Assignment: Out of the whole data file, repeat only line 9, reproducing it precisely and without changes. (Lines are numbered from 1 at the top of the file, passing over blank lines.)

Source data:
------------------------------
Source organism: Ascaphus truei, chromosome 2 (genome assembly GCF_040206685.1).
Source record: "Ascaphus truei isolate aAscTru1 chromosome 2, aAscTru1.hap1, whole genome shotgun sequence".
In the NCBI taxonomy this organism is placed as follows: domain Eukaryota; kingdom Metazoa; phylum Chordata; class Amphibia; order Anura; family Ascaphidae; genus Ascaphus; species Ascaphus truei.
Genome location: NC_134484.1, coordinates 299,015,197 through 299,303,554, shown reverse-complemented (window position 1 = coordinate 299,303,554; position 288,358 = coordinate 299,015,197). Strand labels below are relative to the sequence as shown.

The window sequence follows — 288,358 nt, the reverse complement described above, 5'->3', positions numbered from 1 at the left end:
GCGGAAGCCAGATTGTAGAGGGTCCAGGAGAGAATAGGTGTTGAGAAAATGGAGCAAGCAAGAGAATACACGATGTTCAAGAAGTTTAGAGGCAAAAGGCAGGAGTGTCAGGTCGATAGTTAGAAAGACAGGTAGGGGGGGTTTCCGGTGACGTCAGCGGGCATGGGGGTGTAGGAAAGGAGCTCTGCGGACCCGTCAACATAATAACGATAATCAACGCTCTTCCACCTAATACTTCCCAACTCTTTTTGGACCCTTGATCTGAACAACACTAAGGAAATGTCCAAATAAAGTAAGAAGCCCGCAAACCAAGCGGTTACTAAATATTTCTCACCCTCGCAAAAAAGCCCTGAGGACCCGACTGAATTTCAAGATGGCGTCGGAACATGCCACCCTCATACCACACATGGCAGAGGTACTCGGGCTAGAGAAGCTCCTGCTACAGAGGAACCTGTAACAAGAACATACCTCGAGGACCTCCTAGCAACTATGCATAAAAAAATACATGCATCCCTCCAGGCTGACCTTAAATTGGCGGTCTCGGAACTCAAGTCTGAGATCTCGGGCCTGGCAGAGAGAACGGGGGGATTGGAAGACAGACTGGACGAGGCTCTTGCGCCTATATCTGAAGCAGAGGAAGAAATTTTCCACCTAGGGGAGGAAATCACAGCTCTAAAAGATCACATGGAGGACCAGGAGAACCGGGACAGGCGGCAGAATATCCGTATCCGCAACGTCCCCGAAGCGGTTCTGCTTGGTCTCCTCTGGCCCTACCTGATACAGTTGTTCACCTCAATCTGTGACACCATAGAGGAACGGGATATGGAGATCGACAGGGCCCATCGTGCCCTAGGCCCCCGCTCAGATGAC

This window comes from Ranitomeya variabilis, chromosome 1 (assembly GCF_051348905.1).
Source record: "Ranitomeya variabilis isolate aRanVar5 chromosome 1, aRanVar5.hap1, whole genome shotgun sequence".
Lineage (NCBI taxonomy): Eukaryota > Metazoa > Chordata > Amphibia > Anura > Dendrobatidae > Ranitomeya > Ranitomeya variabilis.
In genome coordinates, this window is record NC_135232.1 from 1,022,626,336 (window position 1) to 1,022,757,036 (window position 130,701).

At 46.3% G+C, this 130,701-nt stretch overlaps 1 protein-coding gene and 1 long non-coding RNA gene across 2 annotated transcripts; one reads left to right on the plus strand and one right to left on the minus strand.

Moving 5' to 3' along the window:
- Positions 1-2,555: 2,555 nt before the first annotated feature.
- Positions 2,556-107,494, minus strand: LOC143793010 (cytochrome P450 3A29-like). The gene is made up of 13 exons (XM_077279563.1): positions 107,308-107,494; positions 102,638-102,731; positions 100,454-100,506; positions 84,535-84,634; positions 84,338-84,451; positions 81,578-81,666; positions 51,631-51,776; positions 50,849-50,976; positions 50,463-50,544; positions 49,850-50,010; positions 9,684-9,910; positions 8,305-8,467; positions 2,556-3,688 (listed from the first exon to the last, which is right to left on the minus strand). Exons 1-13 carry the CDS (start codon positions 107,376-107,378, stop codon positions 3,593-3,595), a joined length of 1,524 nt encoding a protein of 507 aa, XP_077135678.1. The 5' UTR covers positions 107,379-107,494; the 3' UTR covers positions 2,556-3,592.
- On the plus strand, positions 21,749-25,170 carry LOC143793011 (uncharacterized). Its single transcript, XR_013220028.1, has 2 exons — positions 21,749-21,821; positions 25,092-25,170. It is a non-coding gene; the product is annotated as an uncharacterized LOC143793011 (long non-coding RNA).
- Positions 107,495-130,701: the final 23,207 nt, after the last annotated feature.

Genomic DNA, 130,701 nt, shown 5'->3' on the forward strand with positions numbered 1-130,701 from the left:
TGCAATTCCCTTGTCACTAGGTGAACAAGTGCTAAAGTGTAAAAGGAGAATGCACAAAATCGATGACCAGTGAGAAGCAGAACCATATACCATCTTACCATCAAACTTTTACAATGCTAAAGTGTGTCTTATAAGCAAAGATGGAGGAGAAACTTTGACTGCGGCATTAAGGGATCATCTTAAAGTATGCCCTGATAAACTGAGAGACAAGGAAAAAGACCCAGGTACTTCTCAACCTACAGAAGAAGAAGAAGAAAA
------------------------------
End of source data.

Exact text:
Lineage (NCBI taxonomy): Eukaryota > Metazoa > Chordata > Amphibia > Anura > Dendrobatidae > Ranitomeya > Ranitomeya variabilis.